Leudo - Falkonet 1:48

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After seing a Leudo build log by @Heinrich I got really excited about building this model too. It looked like a rather straightforward and fun project and I have never built a Falkonet kit before. So once my Tender Avos was finished (I still have to do the final post to my build log!) I started building Leudo right away.

I have seen a guy building Leudo with an open hatch on one of Russian forum and decided to try and make one hatch open with some oversized barrels inside.. His idea was to remove a section of the center keel and three bulkheads in the front

The first step was to prepare the center keel for this modification. I used jeweler's jigsaw and cut out an area under the fore hatch:
1.jpg

Once that piece was cut out, I reattached it to the center keel using a couple of brass pins and assembled all the bulkheads paying attention to the ones that will be removed, they are marked with "X" in the next photo. The first layer of planks will not be glued to these bulkheads.

2.jpg

3.jpg

The first layer of planking went super easy! I was really impressed with how everything fitted together in this kit so far. After that I removed the part of the center keel:

4.jpg

And the final layer of planking. Again, everything was super easy here. The whole step took me a couple of hours with an iron. The garboard plank is oversized, so you need to start from the top and make your way down to the keel and then trim the garboard strake:
5.jpg
 

Heinrich

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Hi Egor.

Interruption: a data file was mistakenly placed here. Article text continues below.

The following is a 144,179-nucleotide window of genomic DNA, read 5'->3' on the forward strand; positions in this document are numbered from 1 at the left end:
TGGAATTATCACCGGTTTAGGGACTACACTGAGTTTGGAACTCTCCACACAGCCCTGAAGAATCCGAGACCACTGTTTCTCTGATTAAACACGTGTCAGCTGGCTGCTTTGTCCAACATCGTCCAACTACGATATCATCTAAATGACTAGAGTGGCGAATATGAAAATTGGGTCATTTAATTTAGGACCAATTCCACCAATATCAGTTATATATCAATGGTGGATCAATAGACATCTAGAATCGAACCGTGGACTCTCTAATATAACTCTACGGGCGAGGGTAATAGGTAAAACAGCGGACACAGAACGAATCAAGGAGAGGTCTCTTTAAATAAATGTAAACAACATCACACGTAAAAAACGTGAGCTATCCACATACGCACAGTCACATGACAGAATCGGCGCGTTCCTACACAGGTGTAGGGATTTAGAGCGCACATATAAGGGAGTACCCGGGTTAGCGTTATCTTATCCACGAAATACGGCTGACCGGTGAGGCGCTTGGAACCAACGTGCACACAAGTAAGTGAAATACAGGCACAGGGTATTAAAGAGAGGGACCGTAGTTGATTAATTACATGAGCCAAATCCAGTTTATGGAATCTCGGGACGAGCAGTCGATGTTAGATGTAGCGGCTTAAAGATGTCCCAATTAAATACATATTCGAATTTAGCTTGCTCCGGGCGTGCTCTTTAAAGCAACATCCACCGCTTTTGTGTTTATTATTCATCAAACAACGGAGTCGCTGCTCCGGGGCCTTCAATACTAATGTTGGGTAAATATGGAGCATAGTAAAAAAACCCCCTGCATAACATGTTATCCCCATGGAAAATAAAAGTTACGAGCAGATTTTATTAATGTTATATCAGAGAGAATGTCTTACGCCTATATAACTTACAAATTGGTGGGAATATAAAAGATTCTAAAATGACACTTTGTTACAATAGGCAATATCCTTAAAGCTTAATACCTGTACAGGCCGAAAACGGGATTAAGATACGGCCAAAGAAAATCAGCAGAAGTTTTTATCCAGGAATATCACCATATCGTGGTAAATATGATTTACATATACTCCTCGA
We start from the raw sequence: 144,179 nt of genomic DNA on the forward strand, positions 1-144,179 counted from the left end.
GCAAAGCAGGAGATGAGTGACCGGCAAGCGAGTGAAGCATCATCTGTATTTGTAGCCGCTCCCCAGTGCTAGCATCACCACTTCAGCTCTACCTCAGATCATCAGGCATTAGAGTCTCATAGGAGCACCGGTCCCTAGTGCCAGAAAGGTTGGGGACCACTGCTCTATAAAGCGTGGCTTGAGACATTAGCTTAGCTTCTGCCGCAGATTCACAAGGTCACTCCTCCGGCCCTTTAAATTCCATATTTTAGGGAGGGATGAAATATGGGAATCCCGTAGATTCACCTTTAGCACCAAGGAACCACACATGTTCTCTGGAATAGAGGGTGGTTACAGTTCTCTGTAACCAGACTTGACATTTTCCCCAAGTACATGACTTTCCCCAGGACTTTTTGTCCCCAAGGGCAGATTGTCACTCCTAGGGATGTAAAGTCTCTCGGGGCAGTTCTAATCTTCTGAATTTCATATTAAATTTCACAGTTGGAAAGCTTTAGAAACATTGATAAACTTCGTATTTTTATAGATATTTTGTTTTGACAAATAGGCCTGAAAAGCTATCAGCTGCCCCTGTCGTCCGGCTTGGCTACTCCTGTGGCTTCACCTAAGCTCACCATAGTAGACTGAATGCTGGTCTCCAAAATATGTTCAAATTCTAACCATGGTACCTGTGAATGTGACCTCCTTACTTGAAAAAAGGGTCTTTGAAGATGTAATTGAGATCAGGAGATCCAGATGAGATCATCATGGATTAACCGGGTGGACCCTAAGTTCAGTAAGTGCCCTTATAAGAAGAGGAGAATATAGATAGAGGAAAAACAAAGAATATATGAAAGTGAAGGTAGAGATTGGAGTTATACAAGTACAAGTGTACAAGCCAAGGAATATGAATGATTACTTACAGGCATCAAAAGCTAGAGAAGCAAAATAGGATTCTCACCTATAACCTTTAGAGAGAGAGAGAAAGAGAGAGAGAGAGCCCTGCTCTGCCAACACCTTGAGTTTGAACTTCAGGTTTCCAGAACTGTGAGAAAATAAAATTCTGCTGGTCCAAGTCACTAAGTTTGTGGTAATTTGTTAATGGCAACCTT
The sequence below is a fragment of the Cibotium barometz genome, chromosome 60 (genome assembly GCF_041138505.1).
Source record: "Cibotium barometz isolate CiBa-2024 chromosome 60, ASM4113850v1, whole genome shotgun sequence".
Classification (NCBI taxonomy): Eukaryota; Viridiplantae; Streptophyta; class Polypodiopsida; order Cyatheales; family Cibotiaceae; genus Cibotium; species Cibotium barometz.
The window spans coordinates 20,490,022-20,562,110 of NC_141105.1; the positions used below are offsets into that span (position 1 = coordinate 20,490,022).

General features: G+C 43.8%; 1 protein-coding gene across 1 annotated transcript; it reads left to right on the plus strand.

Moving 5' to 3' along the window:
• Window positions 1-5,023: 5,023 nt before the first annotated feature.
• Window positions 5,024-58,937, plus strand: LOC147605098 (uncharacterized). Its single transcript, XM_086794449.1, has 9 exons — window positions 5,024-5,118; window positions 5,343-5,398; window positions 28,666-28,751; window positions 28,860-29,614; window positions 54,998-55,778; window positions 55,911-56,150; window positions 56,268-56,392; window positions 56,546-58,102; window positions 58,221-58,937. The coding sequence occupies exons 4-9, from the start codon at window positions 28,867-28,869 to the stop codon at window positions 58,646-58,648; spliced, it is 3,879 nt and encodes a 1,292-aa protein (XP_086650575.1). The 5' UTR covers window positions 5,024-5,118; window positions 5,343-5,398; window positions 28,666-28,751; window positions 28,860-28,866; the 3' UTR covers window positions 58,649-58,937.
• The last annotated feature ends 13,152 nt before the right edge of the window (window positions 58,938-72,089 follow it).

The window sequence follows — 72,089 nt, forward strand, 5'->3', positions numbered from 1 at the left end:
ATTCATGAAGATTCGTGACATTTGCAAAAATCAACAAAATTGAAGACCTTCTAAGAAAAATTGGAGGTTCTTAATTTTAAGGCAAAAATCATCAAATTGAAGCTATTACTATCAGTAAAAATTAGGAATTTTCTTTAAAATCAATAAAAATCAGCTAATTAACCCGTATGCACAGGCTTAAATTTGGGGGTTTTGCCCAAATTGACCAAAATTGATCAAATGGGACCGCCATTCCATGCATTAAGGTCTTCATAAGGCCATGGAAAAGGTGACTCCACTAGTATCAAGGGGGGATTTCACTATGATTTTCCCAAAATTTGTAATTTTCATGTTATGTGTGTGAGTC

Lovely planking as usual. You mention a few interesting points here.

1. First (if that is the final planking) I see that you have used the standard Anegre wood - not the Pear option. This will be interesting as I have only seen the Pear wood options so far.
2. Yes - that modification where a portion of the centre keel is cut away, was also posted on modellismo.it
3. You mention that you start from the top and work towards the garboard strake, This does indeed make more sense than my method of starting at the garboard strake first.

It is a lovely little kit, but after being used to the Kolderstok Batavia, just seems somewhat "fragile" (during the construction process). However,I would imagine that once you are used to the Russian kits, it's fine.
 
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After that I used scrap planks and fully planked the opened section and added some details (unfortunately most of it will be hidden by the barrels):
6.jpg

And reinforced the back side of the deck with the top parts of the removed bulkheads (again, I used a jigsaw to cut them off):

7.jpg

Now was the time to add some barrels inside. Unfortunately, stock barrels that come with the kit are too small for the hold. This vessel had really large barrels inside. Fortunately, Santa put a desktop CNC machine into my sock this Christmas so I was really eager to put it to good use. I decided to use the same technique for making my barrels - use something thick for the frame and veneer for the boards outside. I had 3mm red oak and 0.5mm anigre veneer sheets which I decided to use.

First I did some calculations and designed the frame and the boards:
8.jpg

Then created layouts:
9.jpg

And after that I was finally able to cut something out of the wood:
10.jpg

And after some trial and error I was able to assemble 5 oversized barrels:
11.jpg
12.jpg

13.jpg

14.jpg
 
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Hi Egor.

Lovely planking as usual. You mention a few interesting points here.

1. First (if that is the final planking) I see that you have used the standard Anegre wood - not the Pear option. This will be interesting as I have only seen the Pear wood options so far.
2. Yes - that modification where a portion of the centre keel is cut away, was also posted on modellismo.it
3. You mention that you start from the top and work towards the garboard strake, This does indeed make more sense than my method of starting at the garboard strake first.

It is a lovely little kit, but after being used to the Kolderstok Batavia, just seems somewhat "fragile" (during the construction process). However,I would imagine that once you are used to the Russian kits, it's fine.